Contested spaces: On abortion and design with Lori Brown FAIA
Ahead of next week's panel event, "Architecture and Abortion: Designing Politicized Spaces," we sat down with Lori Brown FAIA, co-founder of ArchiteXX and Professor at the Syracuse University School of Architecture, to discuss her advocacy work.
To hear Brown in conversation with Shoshanna Ehrlich JD from UMass Boston, register for the event on October 26 at 5:30 pm at BSA Space. A virtual attendance option will be available. The event is part of programming for Now What?! Advocacy, Activism & Alliances in American Architecture since 1968.
This interview has been condensed and edited for length and clarity.
I’m an architect, academic, and activist. My work centers around the politics of space, and its relationship with gender and how gender influences the built environment. More broadly, I look at things through a social justice lens to examine how space can be more beneficial for the general public and how architects can engage a more broad demographic than we generally do.
Because I had been frustrated with what I perceived as a lack of political engagement within the discipline, I decided to explore overtly politicized spaces, which led me to reproductive healthcare and spaces of abortion. I think it’s important to look at these kinds of spaces—it provides opportunities to really question how and where architecture can intervene, contribute, and critique.
You've done a lot of research on the effect building codes have on the functioning of clinics. Can you talk a little bit more about how that could change after the Dobbs decision?
Anti-abortion efforts have been quite successful in finding ways to limit and close clinics. Prior to 2016, there were a series of states that began to change building codes for abortion clinics from medical facility codes to surgical center codes, which is absolutely not necessary. In Texas, half the clinics closed. Clinics operate with such a narrow financial bandwidth that what read as minor changes turn out to be incredibly expensive.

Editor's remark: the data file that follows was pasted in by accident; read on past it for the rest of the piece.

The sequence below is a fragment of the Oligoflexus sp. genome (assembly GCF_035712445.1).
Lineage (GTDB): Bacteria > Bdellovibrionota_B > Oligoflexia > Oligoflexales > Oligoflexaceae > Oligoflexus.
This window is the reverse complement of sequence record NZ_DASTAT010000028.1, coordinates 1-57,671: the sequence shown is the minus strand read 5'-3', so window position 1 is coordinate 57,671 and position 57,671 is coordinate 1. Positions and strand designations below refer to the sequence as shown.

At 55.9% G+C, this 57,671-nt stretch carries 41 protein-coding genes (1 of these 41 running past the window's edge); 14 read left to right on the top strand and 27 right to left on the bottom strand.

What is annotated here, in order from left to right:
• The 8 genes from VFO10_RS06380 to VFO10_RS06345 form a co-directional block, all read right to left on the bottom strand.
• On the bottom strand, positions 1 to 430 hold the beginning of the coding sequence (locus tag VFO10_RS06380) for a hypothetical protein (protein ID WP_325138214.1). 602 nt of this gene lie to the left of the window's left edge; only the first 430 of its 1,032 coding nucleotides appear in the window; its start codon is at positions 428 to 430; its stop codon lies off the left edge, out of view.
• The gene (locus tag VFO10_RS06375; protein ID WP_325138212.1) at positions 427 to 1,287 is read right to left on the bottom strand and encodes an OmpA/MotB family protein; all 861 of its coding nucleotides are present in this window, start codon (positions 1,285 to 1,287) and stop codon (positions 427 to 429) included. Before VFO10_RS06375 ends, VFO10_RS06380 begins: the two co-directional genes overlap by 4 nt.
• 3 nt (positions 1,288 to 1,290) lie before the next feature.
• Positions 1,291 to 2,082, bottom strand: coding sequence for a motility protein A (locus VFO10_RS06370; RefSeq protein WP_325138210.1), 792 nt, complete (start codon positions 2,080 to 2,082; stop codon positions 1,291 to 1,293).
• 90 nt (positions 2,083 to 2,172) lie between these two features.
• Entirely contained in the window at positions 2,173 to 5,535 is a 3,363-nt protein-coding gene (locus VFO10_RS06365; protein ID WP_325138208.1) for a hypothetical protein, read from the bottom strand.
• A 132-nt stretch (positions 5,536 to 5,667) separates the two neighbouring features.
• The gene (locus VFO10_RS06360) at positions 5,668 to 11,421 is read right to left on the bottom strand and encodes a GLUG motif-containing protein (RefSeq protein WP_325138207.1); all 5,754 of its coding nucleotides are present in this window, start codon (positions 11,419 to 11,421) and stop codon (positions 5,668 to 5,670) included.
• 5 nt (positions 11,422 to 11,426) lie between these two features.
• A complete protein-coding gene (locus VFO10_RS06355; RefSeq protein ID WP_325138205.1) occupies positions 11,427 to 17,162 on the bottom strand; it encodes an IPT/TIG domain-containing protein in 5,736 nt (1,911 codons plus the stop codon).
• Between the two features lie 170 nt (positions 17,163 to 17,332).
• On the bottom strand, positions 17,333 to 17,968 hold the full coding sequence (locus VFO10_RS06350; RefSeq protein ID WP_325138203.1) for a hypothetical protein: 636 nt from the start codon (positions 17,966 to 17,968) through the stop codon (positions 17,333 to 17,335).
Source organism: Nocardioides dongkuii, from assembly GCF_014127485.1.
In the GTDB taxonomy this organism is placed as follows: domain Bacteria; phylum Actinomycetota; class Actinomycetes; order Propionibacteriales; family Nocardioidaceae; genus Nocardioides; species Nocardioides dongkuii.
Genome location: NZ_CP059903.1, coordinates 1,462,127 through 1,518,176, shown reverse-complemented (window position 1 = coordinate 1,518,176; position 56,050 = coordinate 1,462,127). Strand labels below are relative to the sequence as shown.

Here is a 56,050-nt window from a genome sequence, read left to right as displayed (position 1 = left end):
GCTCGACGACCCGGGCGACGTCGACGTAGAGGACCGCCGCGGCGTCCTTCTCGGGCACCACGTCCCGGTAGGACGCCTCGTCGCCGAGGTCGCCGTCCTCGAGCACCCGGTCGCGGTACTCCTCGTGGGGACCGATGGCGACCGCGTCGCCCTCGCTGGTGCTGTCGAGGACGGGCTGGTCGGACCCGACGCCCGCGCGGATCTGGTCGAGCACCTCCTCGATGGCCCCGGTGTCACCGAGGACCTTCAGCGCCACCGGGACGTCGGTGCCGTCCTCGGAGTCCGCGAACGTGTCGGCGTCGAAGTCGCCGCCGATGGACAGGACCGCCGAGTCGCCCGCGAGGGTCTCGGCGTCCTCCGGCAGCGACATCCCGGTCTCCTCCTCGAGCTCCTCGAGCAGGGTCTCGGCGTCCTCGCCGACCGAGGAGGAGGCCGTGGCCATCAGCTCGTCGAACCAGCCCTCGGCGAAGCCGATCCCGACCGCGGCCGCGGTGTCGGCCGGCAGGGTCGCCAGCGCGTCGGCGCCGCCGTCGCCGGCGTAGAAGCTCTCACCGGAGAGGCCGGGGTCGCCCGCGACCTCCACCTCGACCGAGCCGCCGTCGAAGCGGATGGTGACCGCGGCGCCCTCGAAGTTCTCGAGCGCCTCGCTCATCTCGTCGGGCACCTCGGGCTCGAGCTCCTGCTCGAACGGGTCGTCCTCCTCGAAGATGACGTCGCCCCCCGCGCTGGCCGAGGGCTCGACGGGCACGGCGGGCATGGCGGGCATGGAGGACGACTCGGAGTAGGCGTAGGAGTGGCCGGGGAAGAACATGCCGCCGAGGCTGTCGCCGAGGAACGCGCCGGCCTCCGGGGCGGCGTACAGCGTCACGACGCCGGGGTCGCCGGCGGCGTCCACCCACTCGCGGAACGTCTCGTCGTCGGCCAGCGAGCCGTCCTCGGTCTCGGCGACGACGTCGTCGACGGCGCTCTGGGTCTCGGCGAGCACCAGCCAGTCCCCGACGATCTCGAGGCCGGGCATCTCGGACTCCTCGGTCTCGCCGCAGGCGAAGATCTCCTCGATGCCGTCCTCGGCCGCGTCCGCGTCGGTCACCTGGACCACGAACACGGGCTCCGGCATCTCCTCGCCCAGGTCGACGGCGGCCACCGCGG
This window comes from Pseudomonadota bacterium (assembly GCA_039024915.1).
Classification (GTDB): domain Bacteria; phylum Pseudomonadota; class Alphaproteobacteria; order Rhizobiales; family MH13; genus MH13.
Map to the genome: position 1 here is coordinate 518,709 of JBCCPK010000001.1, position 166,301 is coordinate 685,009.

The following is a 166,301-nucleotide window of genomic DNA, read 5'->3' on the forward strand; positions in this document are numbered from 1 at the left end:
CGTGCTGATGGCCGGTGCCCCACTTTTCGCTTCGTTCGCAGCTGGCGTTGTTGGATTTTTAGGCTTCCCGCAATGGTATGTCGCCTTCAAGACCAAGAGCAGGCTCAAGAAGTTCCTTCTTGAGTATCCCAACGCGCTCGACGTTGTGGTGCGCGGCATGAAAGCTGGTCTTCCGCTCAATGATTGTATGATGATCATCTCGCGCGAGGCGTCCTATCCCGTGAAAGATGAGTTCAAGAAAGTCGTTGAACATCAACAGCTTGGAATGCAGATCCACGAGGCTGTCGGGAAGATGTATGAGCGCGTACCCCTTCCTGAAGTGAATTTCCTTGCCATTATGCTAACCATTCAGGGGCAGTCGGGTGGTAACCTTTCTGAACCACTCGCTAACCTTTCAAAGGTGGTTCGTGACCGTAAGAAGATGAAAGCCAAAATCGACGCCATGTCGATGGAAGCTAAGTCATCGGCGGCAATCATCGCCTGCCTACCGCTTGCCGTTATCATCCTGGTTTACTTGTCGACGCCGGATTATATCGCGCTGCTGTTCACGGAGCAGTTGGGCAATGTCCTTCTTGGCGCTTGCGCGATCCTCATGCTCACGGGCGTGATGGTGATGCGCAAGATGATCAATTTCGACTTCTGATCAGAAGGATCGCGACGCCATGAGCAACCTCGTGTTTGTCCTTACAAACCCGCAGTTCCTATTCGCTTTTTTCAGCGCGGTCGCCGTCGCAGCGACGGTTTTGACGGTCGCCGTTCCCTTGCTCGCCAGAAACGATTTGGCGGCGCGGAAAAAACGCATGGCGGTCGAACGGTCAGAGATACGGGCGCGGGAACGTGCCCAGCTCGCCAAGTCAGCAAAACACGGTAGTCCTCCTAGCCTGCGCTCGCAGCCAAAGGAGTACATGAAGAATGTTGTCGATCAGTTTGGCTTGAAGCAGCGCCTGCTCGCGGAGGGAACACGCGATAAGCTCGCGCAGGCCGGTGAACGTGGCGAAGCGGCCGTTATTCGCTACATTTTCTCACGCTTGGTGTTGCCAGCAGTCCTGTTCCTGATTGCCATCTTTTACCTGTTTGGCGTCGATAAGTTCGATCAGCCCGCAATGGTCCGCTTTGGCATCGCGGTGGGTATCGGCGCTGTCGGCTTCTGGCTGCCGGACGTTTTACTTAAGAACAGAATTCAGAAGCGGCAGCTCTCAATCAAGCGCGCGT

In 2016, the Supreme Court agreed that abortion clinics were being targeted with what are called TRAP laws, holding abortion clinics to a higher standard than other spaces. But now that Dobbs has been decided this year, the future of building codes, I think, is unclear. What’s yet to be fully understood legally is the question of interstate commerce. What does the future look like for people who live in one state trying to access care in another?
What this is doing is putting far more pressure on states where abortion remains legal, so that they can handle the millions of additional people who will be seeking care. That’s a huge issue—how will clinics be able to handle this influx? Will they need more space? Will they operate for longer hours? So space is still going to be quite important, but in states where abortion is legal.
I used to live near an abortion clinic that I remember as an
imposing building with little signage and windows. Reflecting on that, I
wanted to know: what are your thoughts on how to create a balance
between making a space feel comforting and welcoming while also
protecting the rights and privacy of its users?
That’s a huge and necessary concern. Some recent examples I want to highlight are two beautiful Planned Parenthood clinics that Stephen Yablon out of New York has designed, one in the Bronx and one in Queens.
It’s so clear that you can make beautiful clinics that bring in
natural light and work with more contemporary aesthetics, yet still
create very secure and private spaces for patients and for staff. It
requires working with people who know how to do this. Many clinics think
they can’t afford to work with an architect, so I wouldn’t be surprised
if the one you’re referring to didn’t have an architect involved. It’s
really unfortunate, because we offer so many things that can make their